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            Last Updated on January 21, 2020

            The Best Way to Create a Vision for the Life You Want

            The Best Way to Create a Vision for the Life You Want

            Creating a vision for your life might seem like a frivolous, fantastical waste of time, but it’s not: creating a compelling vision of the life you want is actually one of the most effective strategies for achieving the life of your dreams. Perhaps the best way to look at the concept of a life vision is as a compass to help guide you to take the best actions and make the right choices that help propel you toward your best life.

            your vision of where or who you want to be is the greatest asset you have

              Why You Need a Vision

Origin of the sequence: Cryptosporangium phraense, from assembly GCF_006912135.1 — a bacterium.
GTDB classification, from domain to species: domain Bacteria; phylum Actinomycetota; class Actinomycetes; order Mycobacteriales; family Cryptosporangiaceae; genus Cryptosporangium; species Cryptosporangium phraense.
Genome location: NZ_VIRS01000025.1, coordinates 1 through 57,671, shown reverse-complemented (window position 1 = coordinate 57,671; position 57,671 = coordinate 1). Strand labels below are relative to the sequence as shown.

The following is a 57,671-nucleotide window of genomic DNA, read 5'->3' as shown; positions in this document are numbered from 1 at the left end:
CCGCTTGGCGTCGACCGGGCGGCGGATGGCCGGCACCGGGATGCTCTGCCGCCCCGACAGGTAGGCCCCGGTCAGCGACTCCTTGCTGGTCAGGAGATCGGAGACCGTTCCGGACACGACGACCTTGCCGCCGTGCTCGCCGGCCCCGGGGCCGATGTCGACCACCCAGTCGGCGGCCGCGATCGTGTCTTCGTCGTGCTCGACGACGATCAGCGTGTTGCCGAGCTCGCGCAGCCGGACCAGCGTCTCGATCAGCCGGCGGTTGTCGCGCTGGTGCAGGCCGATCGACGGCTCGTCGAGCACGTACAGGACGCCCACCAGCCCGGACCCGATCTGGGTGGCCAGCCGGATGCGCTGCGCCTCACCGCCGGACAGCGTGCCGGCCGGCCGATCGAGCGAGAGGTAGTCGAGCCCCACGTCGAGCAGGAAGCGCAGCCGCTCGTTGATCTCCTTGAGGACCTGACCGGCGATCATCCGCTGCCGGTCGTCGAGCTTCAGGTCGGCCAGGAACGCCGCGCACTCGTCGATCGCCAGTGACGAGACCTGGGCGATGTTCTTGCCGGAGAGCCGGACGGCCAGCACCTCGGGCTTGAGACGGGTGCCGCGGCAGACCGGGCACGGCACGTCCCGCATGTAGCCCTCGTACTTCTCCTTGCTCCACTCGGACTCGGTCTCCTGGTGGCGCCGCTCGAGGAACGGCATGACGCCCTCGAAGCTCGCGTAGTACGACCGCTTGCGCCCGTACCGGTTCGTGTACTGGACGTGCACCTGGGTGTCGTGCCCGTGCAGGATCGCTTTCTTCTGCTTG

Experts and life success stories support the idea that with a vision in mind, you are more likely to succeed far beyond what you could otherwise achieve without a clear vision. Think of crafting your life vision as mapping a path to your personal and professional dreams. Life satisfaction and personal happiness are within reach. The harsh reality is that if you don’t develop your own vision, you’ll allow other people and circumstances to direct the course of your life.

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              How to Create Your Life Vision

              Don’t expect a clear and well-defined vision overnight—envisioning your life and determining the course you will follow requires time, and reflection. You need to cultivate vision and perspective, and you also need to apply logic and planning for the practical application of your vision. Your best vision blossoms from your dreams, hopes, and aspirations. It will resonate with your values and ideals, and will generate energy and enthusiasm to help strengthen your commitment to explore the possibilities of your life.

              What Do You Want?